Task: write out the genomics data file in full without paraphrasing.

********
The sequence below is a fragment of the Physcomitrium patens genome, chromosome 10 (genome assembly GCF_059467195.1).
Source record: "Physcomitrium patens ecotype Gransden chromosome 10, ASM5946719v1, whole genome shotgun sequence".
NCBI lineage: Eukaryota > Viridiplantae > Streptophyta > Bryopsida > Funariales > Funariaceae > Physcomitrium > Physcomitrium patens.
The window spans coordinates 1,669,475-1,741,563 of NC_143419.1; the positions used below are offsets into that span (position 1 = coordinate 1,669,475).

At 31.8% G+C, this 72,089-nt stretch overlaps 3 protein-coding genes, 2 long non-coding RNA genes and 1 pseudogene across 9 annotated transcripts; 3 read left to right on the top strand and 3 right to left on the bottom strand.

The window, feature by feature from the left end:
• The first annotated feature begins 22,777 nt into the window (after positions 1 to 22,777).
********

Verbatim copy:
The sequence below is a fragment of the Physcomitrium patens genome, chromosome 10 (genome assembly GCF_059467195.1).
Source record: "Physcomitrium patens ecotype Gransden chromosome 10, ASM5946719v1, whole genome shotgun sequence".
NCBI lineage: Eukaryota > Viridiplantae > Streptophyta > Bryopsida > Funariales > Funariaceae > Physcomitrium > Physcomitrium patens.
The window spans coordinates 1,669,475-1,741,563 of NC_143419.1; the positions used below are offsets into that span (position 1 = coordinate 1,669,475).

At 31.8% G+C, this 72,089-nt stretch overlaps 3 protein-coding genes, 2 long non-coding RNA genes and 1 pseudogene across 9 annotated transcripts; 3 read left to right on the top strand and 3 right to left on the bottom strand.

The window, feature by feature from the left end:
• The first annotated feature begins 22,777 nt into the window (after positions 1 to 22,777).